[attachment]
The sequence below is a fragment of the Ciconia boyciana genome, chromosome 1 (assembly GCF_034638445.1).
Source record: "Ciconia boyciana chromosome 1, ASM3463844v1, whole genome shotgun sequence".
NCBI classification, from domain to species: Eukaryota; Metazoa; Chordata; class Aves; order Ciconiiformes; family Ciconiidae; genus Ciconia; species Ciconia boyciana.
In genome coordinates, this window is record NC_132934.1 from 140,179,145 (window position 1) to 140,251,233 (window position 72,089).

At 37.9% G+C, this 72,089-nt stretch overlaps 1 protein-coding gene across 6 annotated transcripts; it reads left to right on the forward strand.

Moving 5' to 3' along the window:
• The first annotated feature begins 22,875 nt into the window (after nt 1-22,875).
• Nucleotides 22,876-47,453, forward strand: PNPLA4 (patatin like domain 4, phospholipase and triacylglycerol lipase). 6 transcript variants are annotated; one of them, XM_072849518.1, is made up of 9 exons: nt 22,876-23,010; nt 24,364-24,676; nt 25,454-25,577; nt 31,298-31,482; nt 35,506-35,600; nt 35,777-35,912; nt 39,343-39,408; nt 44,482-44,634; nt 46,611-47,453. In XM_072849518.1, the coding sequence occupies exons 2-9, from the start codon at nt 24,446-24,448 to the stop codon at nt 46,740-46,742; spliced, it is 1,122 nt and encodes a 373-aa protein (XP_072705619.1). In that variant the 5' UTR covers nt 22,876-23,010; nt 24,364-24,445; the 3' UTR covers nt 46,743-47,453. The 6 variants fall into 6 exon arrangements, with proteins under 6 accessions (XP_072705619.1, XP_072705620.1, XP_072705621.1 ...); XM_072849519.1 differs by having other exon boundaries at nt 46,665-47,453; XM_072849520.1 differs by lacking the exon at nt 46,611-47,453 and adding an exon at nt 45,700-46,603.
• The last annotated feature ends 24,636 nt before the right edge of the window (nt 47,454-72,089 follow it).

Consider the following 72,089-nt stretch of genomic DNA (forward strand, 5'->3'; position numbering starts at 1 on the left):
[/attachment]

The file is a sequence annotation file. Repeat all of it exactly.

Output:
The sequence below is a fragment of the Ciconia boyciana genome, chromosome 1 (assembly GCF_034638445.1).
Source record: "Ciconia boyciana chromosome 1, ASM3463844v1, whole genome shotgun sequence".
NCBI classification, from domain to species: Eukaryota; Metazoa; Chordata; class Aves; order Ciconiiformes; family Ciconiidae; genus Ciconia; species Ciconia boyciana.
In genome coordinates, this window is record NC_132934.1 from 140,179,145 (window position 1) to 140,251,233 (window position 72,089).

At 37.9% G+C, this 72,089-nt stretch overlaps 1 protein-coding gene across 6 annotated transcripts; it reads left to right on the forward strand.

Moving 5' to 3' along the window:
• The first annotated feature begins 22,875 nt into the window (after nt 1-22,875).
• Nucleotides 22,876-47,453, forward strand: PNPLA4 (patatin like domain 4, phospholipase and triacylglycerol lipase). 6 transcript variants are annotated; one of them, XM_072849518.1, is made up of 9 exons: nt 22,876-23,010; nt 24,364-24,676; nt 25,454-25,577; nt 31,298-31,482; nt 35,506-35,600; nt 35,777-35,912; nt 39,343-39,408; nt 44,482-44,634; nt 46,611-47,453. In XM_072849518.1, the coding sequence occupies exons 2-9, from the start codon at nt 24,446-24,448 to the stop codon at nt 46,740-46,742; spliced, it is 1,122 nt and encodes a 373-aa protein (XP_072705619.1). In that variant the 5' UTR covers nt 22,876-23,010; nt 24,364-24,445; the 3' UTR covers nt 46,743-47,453. The 6 variants fall into 6 exon arrangements, with proteins under 6 accessions (XP_072705619.1, XP_072705620.1, XP_072705621.1 ...); XM_072849519.1 differs by having other exon boundaries at nt 46,665-47,453; XM_072849520.1 differs by lacking the exon at nt 46,611-47,453 and adding an exon at nt 45,700-46,603.
• The last annotated feature ends 24,636 nt before the right edge of the window (nt 47,454-72,089 follow it).

Consider the following 72,089-nt stretch of genomic DNA (forward strand, 5'->3'; position numbering starts at 1 on the left):